Methods: We assessed the phenotype to be CP and undertook targeted sequencing.

Results: Whilst sequencing of CTC1 and POT1 was normal, we identified novel compound heterozygous variants in STN1 (previous gene symbol OBFC1): one loss-of-function--c.894dup (p.(Asp299Argfs*58)); and one missense--c.707T>C (p.(Leu236Pro)).

Conclusion: Given the clinical phenotype and identified variants we suggest that this is only the fourth patient reported to date with CP due to mutations in STN1.
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http://dx.doi.org/10.1002/mgg3.1708DOI Listing
June 2021

Non-coding region variants upstream of MEF2C cause severe developmental disorder through three distinct loss-of-function mechanisms.

Am J Hum Genet 2021 06 21;108(6):1083-1094. Epub 2021 May 21.

Human Genetics Programme, Wellcome Sanger Institute, Wellcome Genome Campus, Hinxton CB10 1RQ, UK; East Anglian Medical Genetics Service, Cambridge University Hospitals NHS Foundation Trust, Cambridge CB2 0QQ, UK.

Clinical genetic testing of protein-coding regions identifies a likely causative variant in only around half of developmental disorder (DD) cases. The contribution of regulatory variation in non-coding regions to rare disease, including DD, remains very poorly understood. We screened 9,858 probands from the Deciphering Developmental Disorders (DDD) study for de novo mutations in the 5' untranslated regions (5' UTRs) of genes within which variants have previously been shown to cause DD through a dominant haploinsufficient mechanism. We identified four single-nucleotide variants and two copy-number variants upstream of MEF2C in a total of ten individual probands. We developed multiple bespoke and orthogonal experimental approaches to demonstrate that these variants cause DD through three distinct loss-of-function mechanisms, disrupting transcription, translation, and/or protein function. These non-coding region variants represent 23% of likely diagnoses identified in MEF2C in the DDD cohort, but these would all be missed in standard clinical genetics approaches. Nonetheless, these variants are readily detectable in exome sequence data, with 30.7% of 5' UTR bases across all genes well covered in the DDD dataset. Our analyses show that non-coding variants upstream of genes within which coding variants are known to cause DD are an important cause of severe disease and demonstrate that analyzing 5' UTRs can increase diagnostic yield. We also show how non-coding variants can help inform both the disease-causing mechanism underlying protein-coding variants and dosage tolerance of the gene.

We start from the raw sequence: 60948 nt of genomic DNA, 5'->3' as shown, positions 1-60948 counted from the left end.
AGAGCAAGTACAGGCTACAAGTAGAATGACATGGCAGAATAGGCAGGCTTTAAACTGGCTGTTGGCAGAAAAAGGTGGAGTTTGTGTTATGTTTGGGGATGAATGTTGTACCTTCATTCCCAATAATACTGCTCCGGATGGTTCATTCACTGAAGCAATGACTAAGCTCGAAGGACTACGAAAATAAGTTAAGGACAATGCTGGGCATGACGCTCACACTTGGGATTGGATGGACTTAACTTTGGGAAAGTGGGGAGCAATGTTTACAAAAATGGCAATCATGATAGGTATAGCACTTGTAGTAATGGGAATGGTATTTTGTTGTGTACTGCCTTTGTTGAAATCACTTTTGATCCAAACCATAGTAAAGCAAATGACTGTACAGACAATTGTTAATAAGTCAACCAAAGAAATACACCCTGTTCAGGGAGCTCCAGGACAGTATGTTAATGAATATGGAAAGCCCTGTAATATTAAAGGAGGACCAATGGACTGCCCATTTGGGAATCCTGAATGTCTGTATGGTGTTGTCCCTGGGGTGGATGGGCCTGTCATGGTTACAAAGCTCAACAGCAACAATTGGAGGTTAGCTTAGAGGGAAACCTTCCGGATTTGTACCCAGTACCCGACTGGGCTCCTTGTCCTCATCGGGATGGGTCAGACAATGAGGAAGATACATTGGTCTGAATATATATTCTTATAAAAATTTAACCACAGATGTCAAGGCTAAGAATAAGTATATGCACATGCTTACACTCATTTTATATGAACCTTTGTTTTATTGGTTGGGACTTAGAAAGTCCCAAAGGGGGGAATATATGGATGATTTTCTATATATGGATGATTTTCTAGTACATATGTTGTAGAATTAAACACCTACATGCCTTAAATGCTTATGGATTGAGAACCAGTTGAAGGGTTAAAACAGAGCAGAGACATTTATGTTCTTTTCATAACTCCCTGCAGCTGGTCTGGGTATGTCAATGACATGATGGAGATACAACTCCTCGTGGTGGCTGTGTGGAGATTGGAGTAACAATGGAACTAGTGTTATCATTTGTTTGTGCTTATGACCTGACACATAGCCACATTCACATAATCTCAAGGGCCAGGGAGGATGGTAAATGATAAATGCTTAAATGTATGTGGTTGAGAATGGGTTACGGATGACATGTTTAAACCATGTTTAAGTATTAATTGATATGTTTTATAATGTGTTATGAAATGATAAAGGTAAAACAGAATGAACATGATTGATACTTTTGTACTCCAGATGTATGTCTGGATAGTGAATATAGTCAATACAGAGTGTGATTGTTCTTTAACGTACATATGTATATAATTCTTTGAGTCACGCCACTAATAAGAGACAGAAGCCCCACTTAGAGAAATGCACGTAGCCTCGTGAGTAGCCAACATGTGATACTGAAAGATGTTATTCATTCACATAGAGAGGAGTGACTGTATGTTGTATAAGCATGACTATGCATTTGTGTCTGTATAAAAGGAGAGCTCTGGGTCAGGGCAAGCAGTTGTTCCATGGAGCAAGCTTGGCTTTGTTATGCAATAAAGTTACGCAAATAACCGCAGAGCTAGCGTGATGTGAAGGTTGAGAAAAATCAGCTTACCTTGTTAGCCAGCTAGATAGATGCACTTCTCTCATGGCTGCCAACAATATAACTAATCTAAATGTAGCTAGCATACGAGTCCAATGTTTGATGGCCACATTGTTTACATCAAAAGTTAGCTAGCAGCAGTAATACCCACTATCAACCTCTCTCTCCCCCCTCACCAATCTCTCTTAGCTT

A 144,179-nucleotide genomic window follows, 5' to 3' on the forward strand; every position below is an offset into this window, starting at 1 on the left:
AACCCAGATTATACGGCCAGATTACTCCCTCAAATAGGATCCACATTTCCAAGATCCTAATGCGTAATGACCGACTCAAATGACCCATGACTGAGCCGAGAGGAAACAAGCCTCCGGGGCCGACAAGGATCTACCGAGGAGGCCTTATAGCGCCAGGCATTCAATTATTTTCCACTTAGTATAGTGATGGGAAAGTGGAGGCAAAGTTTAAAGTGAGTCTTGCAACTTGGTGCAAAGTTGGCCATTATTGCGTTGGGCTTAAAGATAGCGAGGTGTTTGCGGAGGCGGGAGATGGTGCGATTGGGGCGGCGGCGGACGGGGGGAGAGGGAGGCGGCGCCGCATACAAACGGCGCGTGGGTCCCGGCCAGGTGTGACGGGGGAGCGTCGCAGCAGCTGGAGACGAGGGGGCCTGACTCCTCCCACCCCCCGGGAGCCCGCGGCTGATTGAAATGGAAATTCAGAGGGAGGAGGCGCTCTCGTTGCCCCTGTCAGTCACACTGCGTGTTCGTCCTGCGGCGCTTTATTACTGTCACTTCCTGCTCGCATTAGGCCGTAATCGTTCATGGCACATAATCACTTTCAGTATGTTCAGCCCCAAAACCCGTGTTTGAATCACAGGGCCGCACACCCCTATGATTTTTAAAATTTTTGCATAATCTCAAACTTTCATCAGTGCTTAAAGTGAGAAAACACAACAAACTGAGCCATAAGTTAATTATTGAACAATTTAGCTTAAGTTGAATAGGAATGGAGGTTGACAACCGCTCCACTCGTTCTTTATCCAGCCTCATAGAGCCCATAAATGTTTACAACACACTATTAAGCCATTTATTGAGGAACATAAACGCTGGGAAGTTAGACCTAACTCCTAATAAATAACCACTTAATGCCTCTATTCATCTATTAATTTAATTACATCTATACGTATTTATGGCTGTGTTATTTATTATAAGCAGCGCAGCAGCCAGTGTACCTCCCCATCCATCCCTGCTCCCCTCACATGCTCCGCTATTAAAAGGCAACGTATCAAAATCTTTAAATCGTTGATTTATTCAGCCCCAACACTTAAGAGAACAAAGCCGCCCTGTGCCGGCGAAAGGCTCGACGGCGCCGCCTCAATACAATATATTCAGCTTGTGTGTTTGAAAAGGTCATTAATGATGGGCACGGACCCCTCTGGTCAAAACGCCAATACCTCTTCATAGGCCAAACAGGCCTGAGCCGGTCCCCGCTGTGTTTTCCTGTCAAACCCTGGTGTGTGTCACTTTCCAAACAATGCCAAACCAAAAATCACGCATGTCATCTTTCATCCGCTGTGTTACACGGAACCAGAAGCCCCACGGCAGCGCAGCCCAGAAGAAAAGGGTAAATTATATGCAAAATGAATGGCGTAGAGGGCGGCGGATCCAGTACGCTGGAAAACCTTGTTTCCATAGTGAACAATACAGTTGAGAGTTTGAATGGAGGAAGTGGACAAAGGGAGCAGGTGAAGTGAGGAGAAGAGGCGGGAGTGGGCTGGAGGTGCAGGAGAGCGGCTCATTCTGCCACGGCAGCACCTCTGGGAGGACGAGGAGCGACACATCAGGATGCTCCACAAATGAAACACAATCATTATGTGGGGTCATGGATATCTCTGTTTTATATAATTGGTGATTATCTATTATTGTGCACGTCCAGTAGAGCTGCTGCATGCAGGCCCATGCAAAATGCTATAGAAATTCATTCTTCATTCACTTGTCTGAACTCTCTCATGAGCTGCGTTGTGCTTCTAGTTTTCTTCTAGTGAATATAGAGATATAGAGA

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http://dx.doi.org/10.1016/j.ajhg.2021.04.025DOI Listing
http://www.ncbi.nlm.nih.gov/pmc/articles/PMC8206381PMC